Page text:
Audio Engineering Society

Chicago Section

Meeting Review, December 2000


other meeting reports

12/6/00 Meeting Highlights
by Bob Zurek

Otoacoustic Emissions (OAEs)


On Wednesday December 6th, Dr. Laurel Christensen of Etymotic Research gave a presentation entitled “Otoacoustic Emissions (OAEs).” Laurel began her presentation with discussion of anatomy and physiology of the ear. Dr. Christensen began by explaining that the ear is divided into three regions, the outer ear, the middle ear, and the inner ear. She explained that the outer ear serves as an amplifier in the 2kHz to 5kHz region. She went on to explain that the middle ear’s purpose is that of an impedance matching device between the air in the outer ear and the fluid in the inner ear. Dr. Christensen stated that damage done to the middle ear is usually repairable. This damage can result from ear infections, head trauma, or the stapes ossifying into the window. She also mentioned that the middle ear serves another purpose, which is to attenuate high intensity sound over about 85dB. She stated that there is controversy as to whether this action is a hearing protection apparatus in the ear or not. Dr. Christensen then talked about the inner ear eventually leading to discussion of the Inner and Outer Hair Cells (IHC and OHC). The inner hair cells send the information to the brain whereas the outer hair cells amplify low level sounds. She then explained that the outer hair cells are typically the first to go, accounting for a large percentage of hearing loss cases. Dr. Christensen then showed the group audio-visual demonstrations of the workings of the ear using software developed by the University of Wisconsin’s Auditory Physiology Department. These demonstrations included pictures of cross sections of normal cochlea and damaged ones showing the damage done to hair cells at different levels of hearing loss. She explained that the high frequency OHCs of the cochlea are the first to experience damage due to their location. She also explained that human speech extends out to approximately 4kHz and that 90% of the speech signal is carried by the high frequency consonants. Thus this type of damage would lead to reduction in speech intelligibility. Dr. Christensen then presented the differences in losses due to different types of exposure. She specifically showed the distinction between asymmetric losses often found in musicians and the symmetric loss found in noise induced hearing loss. She also explained that while music may not be a steady state noise, long exposure to loud levels in music results in the same hearing loss. She also mentioned that impulse noise as seen in percussion may cause more damage than noise exposure, and that in all cases, the greatest damage is done in the first years of exposure.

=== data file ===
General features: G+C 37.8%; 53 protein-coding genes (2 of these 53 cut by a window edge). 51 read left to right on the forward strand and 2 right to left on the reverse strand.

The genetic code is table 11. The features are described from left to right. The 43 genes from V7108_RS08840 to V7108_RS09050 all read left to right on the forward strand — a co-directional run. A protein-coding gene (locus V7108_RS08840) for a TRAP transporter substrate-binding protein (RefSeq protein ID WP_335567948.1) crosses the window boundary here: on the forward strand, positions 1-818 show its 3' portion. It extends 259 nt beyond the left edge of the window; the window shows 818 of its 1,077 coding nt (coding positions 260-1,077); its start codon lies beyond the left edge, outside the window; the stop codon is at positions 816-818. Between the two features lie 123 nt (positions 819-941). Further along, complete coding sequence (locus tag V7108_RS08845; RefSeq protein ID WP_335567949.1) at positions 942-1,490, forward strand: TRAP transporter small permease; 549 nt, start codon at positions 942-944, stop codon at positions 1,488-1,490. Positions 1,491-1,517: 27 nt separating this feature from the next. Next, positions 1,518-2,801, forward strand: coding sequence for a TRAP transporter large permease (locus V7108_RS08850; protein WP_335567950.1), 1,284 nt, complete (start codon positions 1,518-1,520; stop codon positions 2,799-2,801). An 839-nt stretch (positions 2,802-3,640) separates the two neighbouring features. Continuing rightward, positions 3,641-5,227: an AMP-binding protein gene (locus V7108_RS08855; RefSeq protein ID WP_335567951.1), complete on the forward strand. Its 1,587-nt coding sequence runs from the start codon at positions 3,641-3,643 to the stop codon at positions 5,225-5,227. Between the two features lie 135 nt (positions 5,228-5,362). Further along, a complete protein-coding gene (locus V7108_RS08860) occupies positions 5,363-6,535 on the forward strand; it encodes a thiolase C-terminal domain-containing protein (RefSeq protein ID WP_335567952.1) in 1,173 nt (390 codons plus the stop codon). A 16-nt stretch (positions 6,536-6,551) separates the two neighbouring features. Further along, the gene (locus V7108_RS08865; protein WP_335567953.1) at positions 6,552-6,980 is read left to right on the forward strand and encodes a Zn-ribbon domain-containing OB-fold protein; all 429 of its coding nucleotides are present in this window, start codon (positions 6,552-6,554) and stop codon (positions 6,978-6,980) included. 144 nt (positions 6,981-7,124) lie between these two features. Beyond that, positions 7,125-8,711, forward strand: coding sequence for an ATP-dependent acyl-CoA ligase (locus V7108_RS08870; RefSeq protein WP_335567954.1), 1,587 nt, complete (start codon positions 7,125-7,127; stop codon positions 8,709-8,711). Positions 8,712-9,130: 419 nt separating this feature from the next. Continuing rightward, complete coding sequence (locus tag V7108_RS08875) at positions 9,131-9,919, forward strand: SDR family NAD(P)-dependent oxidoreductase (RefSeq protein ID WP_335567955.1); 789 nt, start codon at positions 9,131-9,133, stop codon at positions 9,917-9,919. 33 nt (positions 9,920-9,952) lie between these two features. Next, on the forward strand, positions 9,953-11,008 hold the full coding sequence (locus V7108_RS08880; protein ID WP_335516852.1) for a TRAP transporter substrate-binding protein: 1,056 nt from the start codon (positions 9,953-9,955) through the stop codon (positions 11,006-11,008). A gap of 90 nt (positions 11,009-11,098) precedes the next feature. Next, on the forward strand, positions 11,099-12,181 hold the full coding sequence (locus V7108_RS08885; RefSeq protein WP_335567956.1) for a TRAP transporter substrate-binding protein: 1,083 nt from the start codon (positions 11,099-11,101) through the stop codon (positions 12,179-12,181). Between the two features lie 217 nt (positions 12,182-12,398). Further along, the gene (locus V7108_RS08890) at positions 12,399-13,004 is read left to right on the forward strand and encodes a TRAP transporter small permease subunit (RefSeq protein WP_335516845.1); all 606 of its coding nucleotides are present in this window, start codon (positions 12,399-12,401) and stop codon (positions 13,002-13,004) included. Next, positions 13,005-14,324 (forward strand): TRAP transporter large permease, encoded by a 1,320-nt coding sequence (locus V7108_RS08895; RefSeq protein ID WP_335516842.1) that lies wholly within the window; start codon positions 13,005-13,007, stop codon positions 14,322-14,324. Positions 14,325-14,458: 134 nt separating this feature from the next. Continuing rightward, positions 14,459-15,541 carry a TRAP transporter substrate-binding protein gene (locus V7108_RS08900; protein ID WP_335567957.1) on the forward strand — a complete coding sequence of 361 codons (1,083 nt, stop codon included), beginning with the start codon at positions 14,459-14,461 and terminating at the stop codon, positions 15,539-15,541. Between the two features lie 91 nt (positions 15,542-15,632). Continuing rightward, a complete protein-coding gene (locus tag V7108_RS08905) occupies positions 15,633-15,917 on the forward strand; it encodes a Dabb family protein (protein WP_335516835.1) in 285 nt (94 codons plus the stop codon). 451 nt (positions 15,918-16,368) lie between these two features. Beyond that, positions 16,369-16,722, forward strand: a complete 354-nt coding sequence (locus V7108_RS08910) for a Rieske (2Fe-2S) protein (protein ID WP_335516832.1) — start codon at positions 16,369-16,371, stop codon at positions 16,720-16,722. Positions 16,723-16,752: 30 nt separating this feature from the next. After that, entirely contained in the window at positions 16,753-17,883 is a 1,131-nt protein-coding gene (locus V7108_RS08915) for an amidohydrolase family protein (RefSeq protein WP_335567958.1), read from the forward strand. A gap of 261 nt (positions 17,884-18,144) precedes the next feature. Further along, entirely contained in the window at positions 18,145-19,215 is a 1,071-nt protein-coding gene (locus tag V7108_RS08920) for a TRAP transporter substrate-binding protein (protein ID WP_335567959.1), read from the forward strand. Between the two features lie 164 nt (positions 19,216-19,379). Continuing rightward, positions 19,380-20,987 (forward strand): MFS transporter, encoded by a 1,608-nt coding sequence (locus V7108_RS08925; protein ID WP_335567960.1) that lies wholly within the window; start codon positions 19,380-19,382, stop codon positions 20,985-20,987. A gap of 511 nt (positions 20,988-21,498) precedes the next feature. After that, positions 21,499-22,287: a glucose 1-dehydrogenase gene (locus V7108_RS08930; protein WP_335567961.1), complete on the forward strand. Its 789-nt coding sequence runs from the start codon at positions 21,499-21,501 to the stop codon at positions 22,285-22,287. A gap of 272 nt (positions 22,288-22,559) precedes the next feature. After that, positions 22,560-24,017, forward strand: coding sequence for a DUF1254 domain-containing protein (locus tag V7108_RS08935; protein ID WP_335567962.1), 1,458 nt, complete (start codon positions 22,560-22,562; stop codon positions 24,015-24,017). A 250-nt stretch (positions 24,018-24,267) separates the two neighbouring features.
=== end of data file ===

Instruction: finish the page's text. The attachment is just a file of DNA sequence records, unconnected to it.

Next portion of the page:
Dr. Christensen then discussed the topic of Otoacoustic Emissions or OAEs. She described how the OAEs are produced by the contraction of the outer hair cells in the cochlea in response to sound applied to the ear and can be measured in the ear canal at levels between 5dB and 15dB. She explained the two methods used to measure the tones, the transient and distortion methods. She explained that the transient or “click” method allows for a measurement in the 500 Hz to 4kHz range, where the two-tone distortion method is useful in the 1.5kHz to 16kHz region. In the two-tone method, two pure tones are applied simultaneously to the sealed ear, and the Tartini tone generated by the hair cells is measured. Dr. Christensen next discussed some of the advantages to the measurement of OAEs. First, the test provides an objective clinical test of outer hair cell function, and second it often detects damage before the results of an audiogram does. Some of the other characteristics of OAE testing are that it is particularly good for newborns, since no response is required from the subject being tested, it is frequency specific, and it is a reliable form of measurement. One of the drawbacks of the method is that it is also sensitive to middle ear pathology as well as inner ear. In other words, an ear infection or middle ear problem will show a reduction in the OAEs. At this point Dr. Christensen discussed a few clinical examples of outer hair loss and the role OAE measurements played in diagnosis and treatment.
After the presentation, Dr. Christensen was kind enough to test the OAEs of attendees who were interested using Etymotic Research’s ERO*SCANtm OAE test instrument. The Chicago Section would like to thank Dr. Christensen and Etymotic Research for presenting and hosting the meeting.